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Int J Clin Exp Pathol. 2008 Jan 1;1(3):260-75.

HIV-1 TAT inhibits microglial phagocytosis of Abeta peptide.

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Psychoimmunology Laboratory, Institute for Research in Psychiatry and Department of Psychiatry and Behavioral Medicine, University of South Florida College of Medicine Tampa, FL 33613, USA.


Human immunodeficiency virus (HIV)-associated dementia (HAD) is a subcortical neuropsychiatric syndrome that has increased in prevalence in the era of highly active antiretroviral therapy (HAART). Several studies demonstrated increased amyloidosis in brains of HIV patients and suggested that there may be a significant number of long-term HIV survivors with co-morbid Alzheimer's disease (AD) in the future. We show HIV-1 Tat protein inhibits microglial uptake of Abeta1-42 peptide, a process that is enhanced by interferon-gamma (IFN-gamma) and rescued by the STAT1 inhibitor (-)-epigallocatechin-3-gallate (EGCG). It is hypothesized that reduced Abeta uptake occurs through IFN-gamma mediated STAT1 activation. This process promotes a switch from a phagocytic to an antigen presenting phenotype in microglia through activation of class II transactivator (CIITA). Additionally, we show that HIV-1 Tat significantly disrupts apolipoprotein-3 (Apo-E3) promoted microglial Abeta uptake. As Tat has been shown to directly interact with the low density lipoprotein (LRP) receptor and thus inhibit the uptake of its ligands including apolipoprotein E4 (Apo-E4) and Abeta peptide in neurons, we further hypothesize that a similar inhibition of LRP may occur in microglia. Future studies will be required to fully characterize the mechanisms underlying IFN-gamma enhancement of HIV-1 Tats disruption of microglial phagocytosis of Abeta and Apo-E3.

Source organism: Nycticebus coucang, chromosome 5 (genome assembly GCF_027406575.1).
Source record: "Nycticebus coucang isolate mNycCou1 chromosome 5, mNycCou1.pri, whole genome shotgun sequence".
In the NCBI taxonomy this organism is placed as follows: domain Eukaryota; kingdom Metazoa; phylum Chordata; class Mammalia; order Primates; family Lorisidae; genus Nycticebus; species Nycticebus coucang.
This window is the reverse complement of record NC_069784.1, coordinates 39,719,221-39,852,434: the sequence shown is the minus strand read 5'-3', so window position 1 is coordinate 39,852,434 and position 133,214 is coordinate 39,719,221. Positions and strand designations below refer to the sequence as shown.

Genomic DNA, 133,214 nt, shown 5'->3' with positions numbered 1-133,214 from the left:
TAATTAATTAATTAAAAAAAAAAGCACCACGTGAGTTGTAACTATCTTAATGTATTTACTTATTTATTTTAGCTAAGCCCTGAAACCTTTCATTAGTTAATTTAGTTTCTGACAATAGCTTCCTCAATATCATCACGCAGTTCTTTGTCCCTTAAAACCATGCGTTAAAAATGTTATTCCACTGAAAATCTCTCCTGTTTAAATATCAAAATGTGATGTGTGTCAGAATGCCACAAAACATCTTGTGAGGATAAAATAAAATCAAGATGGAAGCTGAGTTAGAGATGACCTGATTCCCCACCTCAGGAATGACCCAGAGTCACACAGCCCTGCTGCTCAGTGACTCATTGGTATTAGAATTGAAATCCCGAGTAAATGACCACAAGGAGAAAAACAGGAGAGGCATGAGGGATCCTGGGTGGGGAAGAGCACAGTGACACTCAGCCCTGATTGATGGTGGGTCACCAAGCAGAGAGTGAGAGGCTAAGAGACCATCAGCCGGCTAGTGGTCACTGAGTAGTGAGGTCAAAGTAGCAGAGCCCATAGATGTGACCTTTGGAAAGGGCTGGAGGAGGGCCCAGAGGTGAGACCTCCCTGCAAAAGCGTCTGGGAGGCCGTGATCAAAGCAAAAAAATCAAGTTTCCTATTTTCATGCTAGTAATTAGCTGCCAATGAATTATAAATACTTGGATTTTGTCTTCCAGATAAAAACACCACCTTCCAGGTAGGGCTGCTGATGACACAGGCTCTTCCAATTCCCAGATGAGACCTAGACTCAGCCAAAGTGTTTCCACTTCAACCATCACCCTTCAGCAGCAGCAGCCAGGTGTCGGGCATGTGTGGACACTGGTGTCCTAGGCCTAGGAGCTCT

(−)-epigallocatechin-3-gallate (EGCG); AIDS dementia complex (ADC); HIV-associated dementia (HAD); Interferon-gamma (IFN-γ); green tea; inflammation

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